For the last five years, Davidson College students have consistently predicted the outcome of the mens NCAA college basketball tournament with a great deal of accuracy.
In short, their guess is better than yours. Not only that, they continue to fine-tune their prediction methods, and this year theres added incentive to strive for perfection.
For a contest announced in January, Warren Buffetts Berkshire Hathaway and Dan Gilberts Quicken Loans will award $1 billion yes, with a B to anyone who fills out the 2014 mens NCAA tournament bracket perfectly. The deadline to enter is March 19.
Tim Chartier, associate professor in the department of mathematics and computer science, and his students have out-guessed millions of people using math. Predicting the outcome perfectly has never happened, but it appears mathematicians have an upper hand.
In 2009, their best bracket beat 97 percent of 4 million entries to ESPNs annual online contest. In 2010, their best bracket beat 99 percent of 5 million entries. In 2013, their best bracket beat more than 96 percent of 8 million bracket entries. Other years, ratings have slumped to below 90 percent, but not one sports analyst did better than their best entry, said Chartier.
In 2010 Alex Herman, an autistic teenager from Illinois, claimed to have a guessed perfectly through the first two rounds and predicted Purdue to win but Duke won that year. The odds of getting that far were 13 million to 1.
Last year, none of the 8.5 million brackets submitted to ESPN had a perfect bracket after the first round, said Chartier. Everyone got at least one wrong in the 32 games played.
Beating the odds
There are 263 different options (9.2 quintillion) for brackets, said Chartier, meaning if someone could create 1 billion brackets a second, it would take almost 300 years to create that many roughly 9 quintillion.
The math helps find information in the mass of game data, said Chartier. It helps lessen the information and overwhelming combinations.
Chartier, who has been involved with sports-ranking research for about six years, said students adapt two mathematically based methods used by the Bowl Championship Series: the Colley method and the Massey method. Crunching data from 5,000 games into a computer, students create 350 equations, each with 350 unknowns, and put the computer to work.
Those methods do better than a lot as it not only looks at your schedule but the strength of your schedule, he said. We apply the rankings to all Division I teams, which is about 350 teams. We rank them all. We use the results of every game in the season. We dont confine ourselves to ranking only the 64 teams in the tournament.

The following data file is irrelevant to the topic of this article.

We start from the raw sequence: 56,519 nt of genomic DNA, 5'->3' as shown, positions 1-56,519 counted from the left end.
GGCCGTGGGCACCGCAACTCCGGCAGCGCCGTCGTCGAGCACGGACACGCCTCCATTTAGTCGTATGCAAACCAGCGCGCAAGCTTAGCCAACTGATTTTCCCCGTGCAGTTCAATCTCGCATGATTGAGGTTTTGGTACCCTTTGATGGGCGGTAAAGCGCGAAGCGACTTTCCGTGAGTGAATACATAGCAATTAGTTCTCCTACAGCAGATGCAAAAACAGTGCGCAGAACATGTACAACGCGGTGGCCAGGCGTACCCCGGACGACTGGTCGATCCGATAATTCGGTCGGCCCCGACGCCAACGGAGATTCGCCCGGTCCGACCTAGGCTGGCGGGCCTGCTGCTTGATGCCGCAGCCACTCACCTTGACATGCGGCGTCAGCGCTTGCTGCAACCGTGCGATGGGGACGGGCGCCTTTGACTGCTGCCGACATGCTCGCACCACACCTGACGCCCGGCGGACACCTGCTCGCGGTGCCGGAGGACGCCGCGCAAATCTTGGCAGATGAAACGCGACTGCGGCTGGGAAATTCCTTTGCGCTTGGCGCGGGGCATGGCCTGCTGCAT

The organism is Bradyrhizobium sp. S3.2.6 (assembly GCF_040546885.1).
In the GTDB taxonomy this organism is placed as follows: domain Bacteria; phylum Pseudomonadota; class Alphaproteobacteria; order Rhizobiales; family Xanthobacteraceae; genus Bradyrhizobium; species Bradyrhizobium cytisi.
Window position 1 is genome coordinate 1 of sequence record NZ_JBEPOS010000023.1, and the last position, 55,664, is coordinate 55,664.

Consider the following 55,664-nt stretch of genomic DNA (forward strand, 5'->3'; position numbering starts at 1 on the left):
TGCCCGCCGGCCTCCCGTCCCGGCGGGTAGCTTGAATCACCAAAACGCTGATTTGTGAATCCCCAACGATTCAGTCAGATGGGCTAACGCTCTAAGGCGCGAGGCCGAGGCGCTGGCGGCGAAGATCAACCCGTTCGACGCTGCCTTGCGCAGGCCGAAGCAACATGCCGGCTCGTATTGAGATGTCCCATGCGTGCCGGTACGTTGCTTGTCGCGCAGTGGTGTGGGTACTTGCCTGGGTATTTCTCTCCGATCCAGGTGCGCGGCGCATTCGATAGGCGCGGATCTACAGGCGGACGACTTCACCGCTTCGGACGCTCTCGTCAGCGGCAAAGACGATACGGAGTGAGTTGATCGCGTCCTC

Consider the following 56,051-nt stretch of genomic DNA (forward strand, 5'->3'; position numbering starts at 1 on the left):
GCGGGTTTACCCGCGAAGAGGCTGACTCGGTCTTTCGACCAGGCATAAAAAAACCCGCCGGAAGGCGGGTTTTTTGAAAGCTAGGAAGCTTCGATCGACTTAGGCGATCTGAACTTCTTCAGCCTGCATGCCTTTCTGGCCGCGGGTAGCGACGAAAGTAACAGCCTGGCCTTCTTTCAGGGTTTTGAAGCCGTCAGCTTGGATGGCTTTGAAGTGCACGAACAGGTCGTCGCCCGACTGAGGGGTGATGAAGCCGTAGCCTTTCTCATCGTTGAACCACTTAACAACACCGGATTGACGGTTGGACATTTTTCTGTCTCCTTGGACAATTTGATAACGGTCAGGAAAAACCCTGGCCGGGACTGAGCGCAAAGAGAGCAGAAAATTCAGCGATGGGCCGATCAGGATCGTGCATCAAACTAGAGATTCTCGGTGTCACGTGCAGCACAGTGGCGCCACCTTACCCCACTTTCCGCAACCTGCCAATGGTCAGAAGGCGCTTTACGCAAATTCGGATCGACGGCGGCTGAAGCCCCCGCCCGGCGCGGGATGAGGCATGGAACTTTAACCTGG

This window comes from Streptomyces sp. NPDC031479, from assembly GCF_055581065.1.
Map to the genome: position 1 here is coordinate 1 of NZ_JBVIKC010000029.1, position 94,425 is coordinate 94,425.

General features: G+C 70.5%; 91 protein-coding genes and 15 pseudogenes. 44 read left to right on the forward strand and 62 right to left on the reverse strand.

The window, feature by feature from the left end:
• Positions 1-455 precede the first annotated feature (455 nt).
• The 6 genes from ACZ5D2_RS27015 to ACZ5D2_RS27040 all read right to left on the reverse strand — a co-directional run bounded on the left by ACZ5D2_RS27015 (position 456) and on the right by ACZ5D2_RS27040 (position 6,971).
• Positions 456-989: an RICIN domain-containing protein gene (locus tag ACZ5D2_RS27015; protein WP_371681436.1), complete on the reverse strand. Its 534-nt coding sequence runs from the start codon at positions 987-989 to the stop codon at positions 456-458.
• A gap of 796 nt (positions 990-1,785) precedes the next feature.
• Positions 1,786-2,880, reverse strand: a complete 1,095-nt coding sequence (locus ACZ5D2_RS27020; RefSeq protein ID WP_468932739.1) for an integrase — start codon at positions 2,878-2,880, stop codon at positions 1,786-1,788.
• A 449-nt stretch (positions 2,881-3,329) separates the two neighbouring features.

In 2009, students submitted brackets to test new research ideas that integrated into the rankings a chance for upsets and a teams momentum, among other factors.
We had a few other ranking ideas and those performed very poorly, said Chartier. Those other methods, however, even in the first year, did very well.
More than luck
As the guesses get more educated, buzz continues to grow on campus.
Now, I teach the ideas to (math) majors and (non-math) majors, said Chartier. Ive even had friends learn to do it and thats one of my favorite parts of this. It can give people a real sense of meaning to doing something mathematical by, in a sense, taking some of the madness out of March Madness.
With the inherent stress and the variability of sports comes unpredictability.
Sometimes, I think it really is an upset, the stars essentially aligned, said Chartier. If you have an unfair coin that lands on heads 99 percent of the time and tails 1 percent, you still, on occasion, get tails.
In Chartiers book, Math Bytes, which comes out in April, he tries to show that luck without intuition is dangerous. Chartier has created brackets by flipping a coin and, on average, those brackets beat only 1.7 percent of the 8 million submitted to ESPN last year.
So, it takes more than just luck, he said.
Learn from the pros
Senior Jane Gribble, a cheerleader and a math major, had the highest performing bracket last year, landing in the 96.3 percentile of ESPNs online tournament.
Many of the games are so close that they could go either way, she said. So in that sense, there was a lot of luck in the success of my bracket. But, the logic used to create the bracket was the main reason I was so successful.
Gribble chose the Massey method for her prediction method, because it has had better success in previous years, but she tweaked it a bit.
I weighted home games to count as half a win to take into consideration home-court advantage, she said. Similarly, I ranked away games as 1.5 games and neutral games as one game. I also divided the season into six equal sections, increasing the weight of the games for each section, because I believe games at the end of the season are a better reflection of a teams ability than the games at the beginning of the season.
She plans on using the same method this year to test how the predictions model changes from year to year.
Junior Bealela Donnelly learned how to make a bracket in her class, finite math. This project was part of the reason she wanted to work with Chartier.
On one of the first days of class, (he) mentioned that people in his class with less basketball knowledge tend to have more successful brackets, she recalled. As a basketball fan, there is no way I wouldve picked Florida Gulf Coast over San Diego State or even Georgetown last year, but maybe someone using math would have given them a chance.
A bracket submitted by senior Seth Kindig, who did research with Chartier last summer, also did well last year, but the odds are stacked against anyone who tries to outsmart fate.
The odds of winning the Mega Millions full prize are 1 in 175,711,536, said Kindig. The odds of correctly guessing the bracket are approximately 1 in 12 trillion.
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